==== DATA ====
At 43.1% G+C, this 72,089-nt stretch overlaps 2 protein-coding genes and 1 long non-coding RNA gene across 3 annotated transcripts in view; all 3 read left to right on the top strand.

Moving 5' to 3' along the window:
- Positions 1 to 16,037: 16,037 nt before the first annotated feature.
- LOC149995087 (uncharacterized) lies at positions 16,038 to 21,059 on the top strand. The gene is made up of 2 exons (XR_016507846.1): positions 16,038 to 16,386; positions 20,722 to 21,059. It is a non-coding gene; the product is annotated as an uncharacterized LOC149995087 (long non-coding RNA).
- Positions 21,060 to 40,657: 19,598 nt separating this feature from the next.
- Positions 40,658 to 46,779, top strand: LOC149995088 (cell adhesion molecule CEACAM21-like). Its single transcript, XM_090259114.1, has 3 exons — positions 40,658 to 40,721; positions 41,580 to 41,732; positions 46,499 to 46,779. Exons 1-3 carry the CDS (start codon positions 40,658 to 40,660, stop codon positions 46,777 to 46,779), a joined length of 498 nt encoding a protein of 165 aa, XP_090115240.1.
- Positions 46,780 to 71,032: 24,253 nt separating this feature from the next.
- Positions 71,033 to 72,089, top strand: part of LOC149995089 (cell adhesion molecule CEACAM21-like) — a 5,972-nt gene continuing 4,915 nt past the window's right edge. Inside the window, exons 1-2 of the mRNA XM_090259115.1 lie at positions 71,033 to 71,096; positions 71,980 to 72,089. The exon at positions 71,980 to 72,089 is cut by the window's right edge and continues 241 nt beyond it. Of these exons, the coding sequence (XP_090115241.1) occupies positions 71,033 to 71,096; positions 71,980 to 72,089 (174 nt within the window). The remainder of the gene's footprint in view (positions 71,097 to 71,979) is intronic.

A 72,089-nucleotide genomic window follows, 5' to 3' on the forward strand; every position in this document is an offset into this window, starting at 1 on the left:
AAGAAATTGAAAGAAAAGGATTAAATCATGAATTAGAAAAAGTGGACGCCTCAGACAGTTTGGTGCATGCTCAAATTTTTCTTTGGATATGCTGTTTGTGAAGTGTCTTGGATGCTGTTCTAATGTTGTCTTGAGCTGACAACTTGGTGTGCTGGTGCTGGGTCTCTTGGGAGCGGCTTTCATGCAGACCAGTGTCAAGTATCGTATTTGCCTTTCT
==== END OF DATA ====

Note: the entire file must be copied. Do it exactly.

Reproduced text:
At 43.1% G+C, this 72,089-nt stretch overlaps 2 protein-coding genes and 1 long non-coding RNA gene across 3 annotated transcripts in view; all 3 read left to right on the top strand.

Moving 5' to 3' along the window:
- Positions 1 to 16,037: 16,037 nt before the first annotated feature.
- LOC149995087 (uncharacterized) lies at positions 16,038 to 21,059 on the top strand. The gene is made up of 2 exons (XR_016507846.1): positions 16,038 to 16,386; positions 20,722 to 21,059. It is a non-coding gene; the product is annotated as an uncharacterized LOC149995087 (long non-coding RNA).
- Positions 21,060 to 40,657: 19,598 nt separating this feature from the next.
- Positions 40,658 to 46,779, top strand: LOC149995088 (cell adhesion molecule CEACAM21-like). Its single transcript, XM_090259114.1, has 3 exons — positions 40,658 to 40,721; positions 41,580 to 41,732; positions 46,499 to 46,779. Exons 1-3 carry the CDS (start codon positions 40,658 to 40,660, stop codon positions 46,777 to 46,779), a joined length of 498 nt encoding a protein of 165 aa, XP_090115240.1.
- Positions 46,780 to 71,032: 24,253 nt separating this feature from the next.
- Positions 71,033 to 72,089, top strand: part of LOC149995089 (cell adhesion molecule CEACAM21-like) — a 5,972-nt gene continuing 4,915 nt past the window's right edge. Inside the window, exons 1-2 of the mRNA XM_090259115.1 lie at positions 71,033 to 71,096; positions 71,980 to 72,089. The exon at positions 71,980 to 72,089 is cut by the window's right edge and continues 241 nt beyond it. Of these exons, the coding sequence (XP_090115241.1) occupies positions 71,033 to 71,096; positions 71,980 to 72,089 (174 nt within the window). The remainder of the gene's footprint in view (positions 71,097 to 71,979) is intronic.

A 72,089-nucleotide genomic window follows, 5' to 3' on the forward strand; every position in this document is an offset into this window, starting at 1 on the left:
AAGAAATTGAAAGAAAAGGATTAAATCATGAATTAGAAAAAGTGGACGCCTCAGACAGTTTGGTGCATGCTCAAATTTTTCTTTGGATATGCTGTTTGTGAAGTGTCTTGGATGCTGTTCTAATGTTGTCTTGAGCTGACAACTTGGTGTGCTGGTGCTGGGTCTCTTGGGAGCGGCTTTCATGCAGACCAGTGTCAAGTATCGTATTTGCCTTTCT